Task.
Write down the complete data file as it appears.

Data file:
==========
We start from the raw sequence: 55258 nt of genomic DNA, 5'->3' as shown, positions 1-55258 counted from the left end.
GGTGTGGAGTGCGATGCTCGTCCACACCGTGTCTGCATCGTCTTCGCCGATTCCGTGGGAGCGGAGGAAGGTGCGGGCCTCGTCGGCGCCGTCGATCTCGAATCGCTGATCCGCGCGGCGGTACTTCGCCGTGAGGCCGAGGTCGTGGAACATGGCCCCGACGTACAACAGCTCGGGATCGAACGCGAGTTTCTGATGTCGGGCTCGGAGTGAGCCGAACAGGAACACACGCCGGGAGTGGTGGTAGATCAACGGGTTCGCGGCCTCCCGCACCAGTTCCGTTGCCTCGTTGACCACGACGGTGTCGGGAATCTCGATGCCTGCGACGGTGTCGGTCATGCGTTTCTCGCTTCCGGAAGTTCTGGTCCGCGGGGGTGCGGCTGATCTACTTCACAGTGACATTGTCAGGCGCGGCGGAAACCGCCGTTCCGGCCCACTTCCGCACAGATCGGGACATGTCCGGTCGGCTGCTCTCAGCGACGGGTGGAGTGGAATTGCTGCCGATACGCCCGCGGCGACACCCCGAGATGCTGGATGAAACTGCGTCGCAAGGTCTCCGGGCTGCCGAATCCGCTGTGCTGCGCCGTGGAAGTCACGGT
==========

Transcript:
We start from the raw sequence: 55258 nt of genomic DNA, 5'->3' as shown, positions 1-55258 counted from the left end.
GGTGTGGAGTGCGATGCTCGTCCACACCGTGTCTGCATCGTCTTCGCCGATTCCGTGGGAGCGGAGGAAGGTGCGGGCCTCGTCGGCGCCGTCGATCTCGAATCGCTGATCCGCGCGGCGGTACTTCGCCGTGAGGCCGAGGTCGTGGAACATGGCCCCGACGTACAACAGCTCGGGATCGAACGCGAGTTTCTGATGTCGGGCTCGGAGTGAGCCGAACAGGAACACACGCCGGGAGTGGTGGTAGATCAACGGGTTCGCGGCCTCCCGCACCAGTTCCGTTGCCTCGTTGACCACGACGGTGTCGGGAATCTCGATGCCTGCGACGGTGTCGGTCATGCGTTTCTCGCTTCCGGAAGTTCTGGTCCGCGGGGGTGCGGCTGATCTACTTCACAGTGACATTGTCAGGCGCGGCGGAAACCGCCGTTCCGGCCCACTTCCGCACAGATCGGGACATGTCCGGTCGGCTGCTCTCAGCGACGGGTGGAGTGGAATTGCTGCCGATACGCCCGCGGCGACACCCCGAGATGCTGGATGAAACTGCGTCGCAAGGTCTCCGGGCTGCCGAATCCGCTGTGCTGCGCCGTGGAAGTCACGGT